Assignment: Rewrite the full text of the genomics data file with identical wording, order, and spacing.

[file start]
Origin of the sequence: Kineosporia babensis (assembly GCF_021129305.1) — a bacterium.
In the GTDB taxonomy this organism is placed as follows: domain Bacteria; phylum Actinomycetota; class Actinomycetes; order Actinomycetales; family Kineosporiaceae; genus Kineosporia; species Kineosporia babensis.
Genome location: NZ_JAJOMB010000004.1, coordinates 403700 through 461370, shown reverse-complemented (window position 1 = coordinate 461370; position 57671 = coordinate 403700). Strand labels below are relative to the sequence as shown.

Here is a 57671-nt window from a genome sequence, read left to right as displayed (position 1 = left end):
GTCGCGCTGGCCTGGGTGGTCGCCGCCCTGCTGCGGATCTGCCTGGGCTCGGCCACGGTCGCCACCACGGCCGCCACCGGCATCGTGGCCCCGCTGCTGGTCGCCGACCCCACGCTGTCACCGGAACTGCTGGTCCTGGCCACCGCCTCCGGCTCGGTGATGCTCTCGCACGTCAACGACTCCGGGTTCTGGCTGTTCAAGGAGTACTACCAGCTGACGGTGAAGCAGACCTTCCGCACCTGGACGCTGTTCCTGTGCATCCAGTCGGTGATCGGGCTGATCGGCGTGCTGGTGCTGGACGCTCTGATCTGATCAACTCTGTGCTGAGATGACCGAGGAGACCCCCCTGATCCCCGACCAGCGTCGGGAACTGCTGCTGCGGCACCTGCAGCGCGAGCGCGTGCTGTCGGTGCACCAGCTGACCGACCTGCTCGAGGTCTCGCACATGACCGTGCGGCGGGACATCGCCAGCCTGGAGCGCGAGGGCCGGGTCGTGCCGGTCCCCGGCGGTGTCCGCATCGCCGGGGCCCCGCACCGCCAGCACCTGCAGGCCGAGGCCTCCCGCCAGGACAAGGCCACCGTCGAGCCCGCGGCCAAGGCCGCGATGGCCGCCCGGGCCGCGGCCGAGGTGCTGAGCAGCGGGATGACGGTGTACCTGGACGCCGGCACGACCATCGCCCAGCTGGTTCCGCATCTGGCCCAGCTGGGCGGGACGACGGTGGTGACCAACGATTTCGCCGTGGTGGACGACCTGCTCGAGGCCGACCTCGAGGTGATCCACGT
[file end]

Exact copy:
Origin of the sequence: Kineosporia babensis (assembly GCF_021129305.1) — a bacterium.
In the GTDB taxonomy this organism is placed as follows: domain Bacteria; phylum Actinomycetota; class Actinomycetes; order Actinomycetales; family Kineosporiaceae; genus Kineosporia; species Kineosporia babensis.
Genome location: NZ_JAJOMB010000004.1, coordinates 403700 through 461370, shown reverse-complemented (window position 1 = coordinate 461370; position 57671 = coordinate 403700). Strand labels below are relative to the sequence as shown.

Here is a 57671-nt window from a genome sequence, read left to right as displayed (position 1 = left end):
GTCGCGCTGGCCTGGGTGGTCGCCGCCCTGCTGCGGATCTGCCTGGGCTCGGCCACGGTCGCCACCACGGCCGCCACCGGCATCGTGGCCCCGCTGCTGGTCGCCGACCCCACGCTGTCACCGGAACTGCTGGTCCTGGCCACCGCCTCCGGCTCGGTGATGCTCTCGCACGTCAACGACTCCGGGTTCTGGCTGTTCAAGGAGTACTACCAGCTGACGGTGAAGCAGACCTTCCGCACCTGGACGCTGTTCCTGTGCATCCAGTCGGTGATCGGGCTGATCGGCGTGCTGGTGCTGGACGCTCTGATCTGATCAACTCTGTGCTGAGATGACCGAGGAGACCCCCCTGATCCCCGACCAGCGTCGGGAACTGCTGCTGCGGCACCTGCAGCGCGAGCGCGTGCTGTCGGTGCACCAGCTGACCGACCTGCTCGAGGTCTCGCACATGACCGTGCGGCGGGACATCGCCAGCCTGGAGCGCGAGGGCCGGGTCGTGCCGGTCCCCGGCGGTGTCCGCATCGCCGGGGCCCCGCACCGCCAGCACCTGCAGGCCGAGGCCTCCCGCCAGGACAAGGCCACCGTCGAGCCCGCGGCCAAGGCCGCGATGGCCGCCCGGGCCGCGGCCGAGGTGCTGAGCAGCGGGATGACGGTGTACCTGGACGCCGGCACGACCATCGCCCAGCTGGTTCCGCATCTGGCCCAGCTGGGCGGGACGACGGTGGTGACCAACGATTTCGCCGTGGTGGACGACCTGCTCGAGGCCGACCTCGAGGTGATCCACGT